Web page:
Thursday, November 27, 2008

To RRSP or Not to RRSP?

That is the question. Whether 'tis noble to suffer the slings and
arrows of declining stock markets, what do I do with my money in 2009.

I have often wondered of late - what will be the reaction of people who normally make their "last minute" contributions to their RRSP's given the recent market declines. Most clients who contribute monthly (and continued to do so) are now reaping the rewards of buying at reduced prices. While my personal opinion is that the smart money would seem to be on buying at huge discounts; I am sure there are likely people out there who remain fearful of further market declines. One amusing thing I have heard from several clients is that they intend to shred or burn their year end investment statements instead of reading them. Not sure that ignoring reality is beneficial, but if it works for you, then go for it.

Here is a simple fact to consider. If you earn over $40,000 per year, and make a $1,000 contribution to an RRSP, this provides a tax "refund" of approximately $310. In other words, when you file your taxes, you get $310 back from the government. Essentially, you are out of pocket $690. If your investments then dropped by 20%, you still have $800 on a $690 investment.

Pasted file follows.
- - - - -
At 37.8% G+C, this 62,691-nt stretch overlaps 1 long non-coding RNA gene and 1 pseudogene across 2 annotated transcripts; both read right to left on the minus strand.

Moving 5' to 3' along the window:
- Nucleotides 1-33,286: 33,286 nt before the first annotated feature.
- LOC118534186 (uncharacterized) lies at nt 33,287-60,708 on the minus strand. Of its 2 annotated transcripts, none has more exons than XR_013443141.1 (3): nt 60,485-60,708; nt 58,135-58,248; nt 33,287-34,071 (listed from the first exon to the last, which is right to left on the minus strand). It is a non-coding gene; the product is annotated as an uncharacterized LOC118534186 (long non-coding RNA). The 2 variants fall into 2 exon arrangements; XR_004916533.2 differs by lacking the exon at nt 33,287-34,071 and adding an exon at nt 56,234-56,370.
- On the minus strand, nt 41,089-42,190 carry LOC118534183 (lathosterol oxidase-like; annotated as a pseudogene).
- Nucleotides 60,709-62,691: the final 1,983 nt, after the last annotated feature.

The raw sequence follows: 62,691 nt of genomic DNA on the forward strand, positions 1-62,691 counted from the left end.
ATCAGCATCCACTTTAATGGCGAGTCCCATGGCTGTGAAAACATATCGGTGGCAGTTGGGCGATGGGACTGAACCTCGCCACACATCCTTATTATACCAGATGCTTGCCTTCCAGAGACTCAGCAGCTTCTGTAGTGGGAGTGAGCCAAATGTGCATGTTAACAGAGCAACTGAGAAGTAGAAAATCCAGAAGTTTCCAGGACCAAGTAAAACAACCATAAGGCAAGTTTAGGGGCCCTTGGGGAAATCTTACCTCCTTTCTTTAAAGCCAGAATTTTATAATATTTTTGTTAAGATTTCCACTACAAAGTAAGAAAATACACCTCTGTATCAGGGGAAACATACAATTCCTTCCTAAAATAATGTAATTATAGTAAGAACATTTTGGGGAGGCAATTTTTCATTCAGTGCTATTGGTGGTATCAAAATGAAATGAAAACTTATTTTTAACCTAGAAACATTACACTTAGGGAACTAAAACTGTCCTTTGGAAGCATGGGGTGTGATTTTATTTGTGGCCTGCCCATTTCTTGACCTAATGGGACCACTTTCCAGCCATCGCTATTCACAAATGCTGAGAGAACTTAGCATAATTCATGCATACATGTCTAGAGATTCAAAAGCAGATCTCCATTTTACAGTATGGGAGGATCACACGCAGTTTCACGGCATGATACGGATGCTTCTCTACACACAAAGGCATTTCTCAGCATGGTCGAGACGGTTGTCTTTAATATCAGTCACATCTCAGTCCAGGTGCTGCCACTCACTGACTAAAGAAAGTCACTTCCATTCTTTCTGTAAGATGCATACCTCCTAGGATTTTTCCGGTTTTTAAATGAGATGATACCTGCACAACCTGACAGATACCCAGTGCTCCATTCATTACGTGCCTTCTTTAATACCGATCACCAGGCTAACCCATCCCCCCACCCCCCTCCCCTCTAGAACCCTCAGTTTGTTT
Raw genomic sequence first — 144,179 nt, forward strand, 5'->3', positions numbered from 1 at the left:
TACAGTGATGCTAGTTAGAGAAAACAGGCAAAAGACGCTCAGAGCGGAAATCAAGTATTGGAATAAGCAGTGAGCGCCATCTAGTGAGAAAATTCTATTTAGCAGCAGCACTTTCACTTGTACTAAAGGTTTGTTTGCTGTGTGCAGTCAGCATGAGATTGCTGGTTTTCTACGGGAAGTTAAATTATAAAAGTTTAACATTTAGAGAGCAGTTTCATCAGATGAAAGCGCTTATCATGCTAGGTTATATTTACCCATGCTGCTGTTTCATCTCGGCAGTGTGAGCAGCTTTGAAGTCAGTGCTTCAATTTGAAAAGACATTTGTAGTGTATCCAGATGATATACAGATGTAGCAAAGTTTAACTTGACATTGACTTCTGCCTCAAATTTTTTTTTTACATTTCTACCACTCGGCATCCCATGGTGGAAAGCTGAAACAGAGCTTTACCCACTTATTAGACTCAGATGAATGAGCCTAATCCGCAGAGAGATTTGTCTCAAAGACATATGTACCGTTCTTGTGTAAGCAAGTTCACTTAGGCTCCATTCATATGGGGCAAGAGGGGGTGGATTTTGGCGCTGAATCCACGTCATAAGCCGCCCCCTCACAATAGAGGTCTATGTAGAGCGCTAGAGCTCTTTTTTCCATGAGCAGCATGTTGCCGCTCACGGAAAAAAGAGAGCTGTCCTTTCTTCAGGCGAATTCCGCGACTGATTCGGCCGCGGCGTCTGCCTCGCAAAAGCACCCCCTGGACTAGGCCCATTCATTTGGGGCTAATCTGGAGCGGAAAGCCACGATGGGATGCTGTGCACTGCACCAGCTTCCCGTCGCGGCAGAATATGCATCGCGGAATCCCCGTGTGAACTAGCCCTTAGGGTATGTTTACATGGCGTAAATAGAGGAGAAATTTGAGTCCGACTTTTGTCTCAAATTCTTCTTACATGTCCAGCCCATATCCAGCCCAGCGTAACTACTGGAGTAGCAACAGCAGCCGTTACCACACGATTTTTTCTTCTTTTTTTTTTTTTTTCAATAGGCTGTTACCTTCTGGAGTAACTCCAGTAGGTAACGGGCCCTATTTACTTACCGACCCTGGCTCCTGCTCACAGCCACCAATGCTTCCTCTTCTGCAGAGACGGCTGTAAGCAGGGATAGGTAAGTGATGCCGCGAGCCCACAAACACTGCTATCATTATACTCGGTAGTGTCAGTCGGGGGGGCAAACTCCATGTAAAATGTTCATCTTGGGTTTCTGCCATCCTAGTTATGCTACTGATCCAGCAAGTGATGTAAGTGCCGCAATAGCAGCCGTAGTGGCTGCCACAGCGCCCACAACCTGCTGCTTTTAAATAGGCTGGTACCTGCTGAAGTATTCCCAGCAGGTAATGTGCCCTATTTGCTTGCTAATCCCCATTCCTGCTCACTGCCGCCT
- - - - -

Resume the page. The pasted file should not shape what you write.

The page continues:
Now while holding onto your funds may be necessary for some people, reality is that people still want to retire, children still need help paying for education and these things cost money. Everyone loves a bargain when shopping for a gift, yet buying investment products at a discount still seems a difficult concept for some people.

Here is a small amount of historical perspective - since 1956, Canadian stock markets have gone through 11 periods of "bear markets" and 11 periods of "bull markets". The average bear market lasted for 10 months and led to declines of an average of -26%. The average bull market lasted for 46 months and led to increases of an average of 186%.

So what should you do? Unless you have abandoned the idea of retirement or saving for a child's education completely, then it's simple - follow your plans as if the markets had never gone down. If you want to alter the plan at all, then SAVE MORE. There will never be a downside to having more funds for the future and everything is on sale. Reviewing your current plans to ensure that your goals have not changed, discussing your "risk tolerance" and then sticking to the plan will always win out in the end. Saving for retirement is not something you stop doing when markets go wrong - if that was the case, then you should do more when markets go up. I have often said to people that whatever you think you should do, do the opposite. The reason is that people can be influenced by the media. Negative stories sell therefore it's easier to tell you how much you lost then tell you how to make up for it.

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